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Family Speaks Of Heartache After Mum Dies Following Routine Procedure At Hospital

Medical Law Expert Urges Doctors To Learn Lessons From ‘Avoidable Tragedy’


The heartbroken family of a woman who died after suffering massive blood loss during what should have been a routine procedure at Walsall Manor Hospital have urged hospital bosses to say sorry and learn lessons to ensure the same thing cannot happen to another patient.

Expert lawyers at Irwin Mitchell revealed today that the family of 77-year-old grandmother- of-four, Patricia Perrin, from Walsall in the West Midlands, have agreed an out-of-court settlement over her death in 2008 but have yet to receive an apology from the Trust.

Medical negligence expert Laura Daly, from the law firm’s Birmingham office, said Mrs Perrin’s tragic death raised a number of serious questions about surgical preparations at the hospital and urged the Trust to prove that steps have been taken since the tragedy to protect future patient welfare, saying the lack of an apology had left the family ‘frustrated and angered’.

Mrs Perrin’s son, Aaron, says doctors told the family that the procedure would take no more than 10 minutes. He recalls accompanying his Mum as far as the treatment room and waiting outside for her in the corridor. After some time, he was advised that there had been some 'complications'. He was taken to see his mother, where he found her lying covered in her own blood and he was told that she was really poorly.

Later that day, he remembers being informed that a biopsy had been undertaken during the procedure and it was this that had caused problems. Shortly after, his mother was taken to intensive care, having lost around a litre of blood. Patricia died from multi organ failure, 18 days later, on 25th April 2008.

Walsall Hospitals NHS Trust has not offered a formal admission of liability for failings in patient care but has now paid the family an undisclosed figure in an out of court settlement.

Ms Daly, who represented the family in the case, said: “This tragic case has left three generations of an extremely close-knit family without their mother and grandmother and raises serious concerns about the level of care Patricia received from the hospital.

“Importantly, an independent medical expert has told us that a failure to implement appropriate treatment in order to treat the bleed and avoid any recurrent haemorrhages amounted to a failure of care.

“This case was never about the money. The family wanted to understand why their mother went in for a routine minor procedure but ended up suffering a massive bleed from which she was never to recover. Sadly, the Trust’s refusal to admit errors, or apologise for Patricia’s death has frustrated and angered the family.

“It also raises fundamental questions as to whether any lessons have been learnt from this avoidable tragedy, which is essential to ensure future patient safety.”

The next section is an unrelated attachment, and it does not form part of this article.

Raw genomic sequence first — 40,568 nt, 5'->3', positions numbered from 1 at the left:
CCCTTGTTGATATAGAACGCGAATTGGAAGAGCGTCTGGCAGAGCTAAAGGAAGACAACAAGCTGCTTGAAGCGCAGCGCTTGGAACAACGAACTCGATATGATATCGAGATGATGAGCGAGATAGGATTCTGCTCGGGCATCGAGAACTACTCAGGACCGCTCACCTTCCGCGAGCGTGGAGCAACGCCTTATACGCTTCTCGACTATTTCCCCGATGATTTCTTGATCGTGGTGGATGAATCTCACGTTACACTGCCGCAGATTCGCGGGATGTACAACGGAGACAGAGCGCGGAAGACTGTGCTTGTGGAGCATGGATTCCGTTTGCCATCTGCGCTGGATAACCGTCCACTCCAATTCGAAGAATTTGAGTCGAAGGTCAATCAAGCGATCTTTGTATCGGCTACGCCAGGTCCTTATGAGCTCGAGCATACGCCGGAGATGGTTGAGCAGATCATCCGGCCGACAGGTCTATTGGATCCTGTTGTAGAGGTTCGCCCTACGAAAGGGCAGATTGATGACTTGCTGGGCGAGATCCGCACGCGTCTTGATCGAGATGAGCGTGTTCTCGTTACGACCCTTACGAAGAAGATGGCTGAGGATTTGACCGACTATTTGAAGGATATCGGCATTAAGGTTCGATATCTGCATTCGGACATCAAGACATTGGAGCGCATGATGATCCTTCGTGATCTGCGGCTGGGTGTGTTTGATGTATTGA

Mrs Perrin, a housewife, mother and grandmother, was widowed and had two daughters Patricia and Angela, a son, Aaron as well as four grandchildren and four great grandchildren. 

From 2005 onwards, she had suffered from a dry mouth and later difficulty in swallowing certain foods and as a result had undergone a number of tests.

On 7th April 2008, doctors took the decision to perform an endoscopy and a biopsy of a lesion in Mrs Perrin’s stomach. However, it was the family’s case that the doctors mistakenly biopsied a gastric varix (a varicose vein in the stomach) and as such, Mrs Perrin suffered a massive bleed, which required treatment in intensive care. Twelve days later, she suffered a further bleed, where her condition sadly deteriorated.

The decision was taken to remove her from the ventilator and she finally lost her battle to live on 25th April 2008 – 18 days after undergoing the procedure.

Speaking on behalf of the family, Mrs Perrin’s daughter, Patricia Bozkurtaca, said: “When Mum died we were just so shocked and devastated. We were initially told she would be undergoing an endoscopy, which she’d had before so we never thought there would be any problems.

My brother Aaron fully expected her to be back out in a matter of minutes but instead he was told the devastating news that there had been “complications” and that she was critically ill.

“In addition to the problems with the biopsy, we are very angry about the level of care Mum received during her last days in hospital. She was suffering from very painful mouth ulcers which had spread to her lips as a result of the ventilator tube. We desperately tried to get her some medication to help with the pain to make her last days more comfortable, but we were told that there wasn’t a doctor around to administer the necessary drugs.

“It makes me so angry, that she was so poorly cared for. It felt as if no-one could even be bothered to help ease her pain at the end. Although it will not bring Mum back, we feel the very least the Hospital should do, is to apologise for the way she was treated. We believe the hospital has in effect swept Mum’s death under the carpet. We feel it is an insult to her beautiful memory.”

Mrs Bozkurtaca continued: “Over the years, Mum had had her share of health problems, but despite this she was always a very active and energetic lady who enjoyed life to the full. She loved the garden and being out and about amongst people. She really was a truly remarkable and independent woman. She lived for her family, her grandchildren and great grandchildren.

“She was taken from us so suddenly, under circumstances which we believe were totally avoidable. I just hope that lessons have been learnt, so that no other family has to go through the heartache that we are still suffering from after losing our mother.”